The preliminary Markit U.S. Manufacturing PMI Index showed growth slowed more than expected, declining to 53.9 in December, from November's 55.3 figure, and versus estimates calling for a dip to 55.0. Moreover, the preliminary Markit U.S. Services PMI Index showed growth also decelerated more than expected for the key U.S. sector, decreasing to 53.4 from November's 54.7 figure, versus expectations to nudge lower to 54.6. Readings above 50 for both indexes denote expansion.

The Federal Reserve's industrial production report (chart) showed a 0.6% m/m rise in November, compared to estimates of a 0.3% gain and October's downwardly-revised decrease of 0.2%. Manufacturing output was flat, while mining and utilities production both grew. Capacity utilization rose to 78.5% from the prior month's downwardly-revised 78.1% rate, and versus forecasts of 78.6%. Capacity utilization is 1.3 percentage points below its long-run average.

Business inventories (chart) increased 0.6% m/m in October, matching forecasts and following September's upwardly-revised 0.5% gain.

Treasuries were higher, as the yield on the 2-year note fell 3 basis points (bps) to 2.73%, while the yield on the 10-year note and the 30-year bond declined 2 basis points to 2.89% and 3.14%, respectively. The recent flattening of the yield curve and inversion of some short term yields compared to the 5-year have garnered market attention and fostered concerns as discussed in our article, What's Going on With the Yield Curve?, featuring Schwab's Chief Fixed Income Strategist Kathy Jones who also offers her 2019 Market Outlook: Fixed Income.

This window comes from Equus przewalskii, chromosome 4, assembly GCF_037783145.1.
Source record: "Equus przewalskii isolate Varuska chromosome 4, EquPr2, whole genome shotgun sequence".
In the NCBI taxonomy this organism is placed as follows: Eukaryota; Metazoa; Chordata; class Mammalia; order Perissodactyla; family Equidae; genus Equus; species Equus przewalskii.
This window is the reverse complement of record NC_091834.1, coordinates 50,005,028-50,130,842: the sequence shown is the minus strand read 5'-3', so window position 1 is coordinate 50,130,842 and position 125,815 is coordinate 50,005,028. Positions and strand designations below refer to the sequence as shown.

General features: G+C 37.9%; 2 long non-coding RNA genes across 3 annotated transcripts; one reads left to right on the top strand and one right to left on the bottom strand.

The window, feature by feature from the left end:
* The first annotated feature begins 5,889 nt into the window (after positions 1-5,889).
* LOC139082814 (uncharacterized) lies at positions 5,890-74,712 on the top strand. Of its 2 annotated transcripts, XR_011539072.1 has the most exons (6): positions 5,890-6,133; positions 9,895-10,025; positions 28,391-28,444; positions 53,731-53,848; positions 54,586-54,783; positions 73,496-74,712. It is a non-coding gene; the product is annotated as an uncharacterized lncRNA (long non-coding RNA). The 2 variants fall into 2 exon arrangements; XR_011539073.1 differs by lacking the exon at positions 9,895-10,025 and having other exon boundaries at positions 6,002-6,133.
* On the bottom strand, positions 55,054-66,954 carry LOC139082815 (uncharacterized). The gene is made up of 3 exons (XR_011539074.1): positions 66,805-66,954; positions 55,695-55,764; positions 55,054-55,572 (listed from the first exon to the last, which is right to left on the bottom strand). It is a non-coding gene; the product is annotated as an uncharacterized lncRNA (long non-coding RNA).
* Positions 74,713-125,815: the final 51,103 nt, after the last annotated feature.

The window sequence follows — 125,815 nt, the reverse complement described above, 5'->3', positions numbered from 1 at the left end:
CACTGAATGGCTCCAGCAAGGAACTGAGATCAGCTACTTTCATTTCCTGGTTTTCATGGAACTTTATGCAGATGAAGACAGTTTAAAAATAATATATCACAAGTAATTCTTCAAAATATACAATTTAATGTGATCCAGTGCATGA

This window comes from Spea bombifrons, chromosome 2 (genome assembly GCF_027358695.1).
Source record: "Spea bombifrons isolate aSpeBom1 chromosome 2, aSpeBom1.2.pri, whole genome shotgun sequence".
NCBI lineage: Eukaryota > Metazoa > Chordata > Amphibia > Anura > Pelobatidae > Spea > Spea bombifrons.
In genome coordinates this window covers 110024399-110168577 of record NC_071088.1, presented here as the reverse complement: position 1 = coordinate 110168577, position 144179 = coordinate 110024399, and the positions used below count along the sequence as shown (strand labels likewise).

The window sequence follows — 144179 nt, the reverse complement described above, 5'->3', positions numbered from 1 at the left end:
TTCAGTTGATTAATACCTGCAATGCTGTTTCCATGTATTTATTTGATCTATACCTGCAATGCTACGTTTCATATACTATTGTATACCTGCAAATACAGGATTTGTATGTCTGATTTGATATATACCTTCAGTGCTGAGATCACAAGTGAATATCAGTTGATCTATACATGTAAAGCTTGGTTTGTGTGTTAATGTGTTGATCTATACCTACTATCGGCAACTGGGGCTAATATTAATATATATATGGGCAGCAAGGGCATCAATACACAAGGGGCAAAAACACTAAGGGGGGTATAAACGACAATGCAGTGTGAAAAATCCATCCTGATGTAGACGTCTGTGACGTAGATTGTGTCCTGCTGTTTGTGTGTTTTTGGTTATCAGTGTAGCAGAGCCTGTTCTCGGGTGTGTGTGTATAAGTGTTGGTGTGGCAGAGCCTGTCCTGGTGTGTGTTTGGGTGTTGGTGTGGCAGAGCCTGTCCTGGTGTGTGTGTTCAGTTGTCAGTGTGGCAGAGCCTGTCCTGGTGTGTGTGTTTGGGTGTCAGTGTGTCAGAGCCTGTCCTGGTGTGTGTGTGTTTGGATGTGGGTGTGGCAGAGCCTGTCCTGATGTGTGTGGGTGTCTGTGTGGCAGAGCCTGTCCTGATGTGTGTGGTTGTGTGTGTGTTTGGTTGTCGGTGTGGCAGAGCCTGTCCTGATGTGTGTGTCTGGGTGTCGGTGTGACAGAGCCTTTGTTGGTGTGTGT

The U.S. dollar is rising, while equities came under heavy pressure, with the global markets likely cautious ahead of next week's Fed monetary policy decision, which has seen some heightened uncertainty regarding if the Central Bank will announce another rate hike despite rising global concerns. Moreover, some disappointing Chinese and Eurozone economic data today followed yesterday's dovish tone from the European Central Bank and commentary that noted slowing economic activity, to exacerbate global growth concerns and offset the confirmation from China that it will suspend additional tariffs on U.S. autos and parts, which added to the recent uptick in trade optimism.

Amid this environment, check out our 2019 Market Outlook: Be Prepared, in which we note that investors should be prepared for increasing market volatility, and possibly even a bear market, in the coming year, as rising interest rates, declining liquidity and sluggish global growth—with trade conflicts as an additional headwind—may weigh on economic growth and market performance in 2019.

Europe and Asia lower as global growth concerns persist

European equities finished broadly lower, with global growth concerns continuing to hamper sentiment. Disappointing Chinese economic data was followed by reports showing European Union new car registrations fell last month and Markit's preliminary December Composite PMI Index—a gauge of business activity out of the services and manufacturing sectors—showed growth unexpectedly slowed. This was the slowest pace of growth in the gauge of manufacturing and services sector activity in over four years, led by a drop into contraction territory for France, likely due to the recent unrest in the nation amid the "Yellow Vests" protests. The growth uneasiness overshadowed the recent tick higher in trade optimism between the U.S. and China. The euro and British pound fell versus the U.S. dollar on the data and as Brexit uncertainty remained elevated, while bond yields in the region were mostly lower. Uncertainty ahead of next week's Fed monetary policy decision also likely hamstrung conviction. As the global markets remain choppy amid a flood of global noise heading into the New Year, read Schwab's Chief Global Investment Strategist Jeffrey Kleintop's, CFA, 2019 Market Outlook: Global Stocks and Economy, in which he urges investors to watch the gap between unemployment and inflation rates, along with the yield curve, for signs of a peak in economic growth ahead of a potential recession.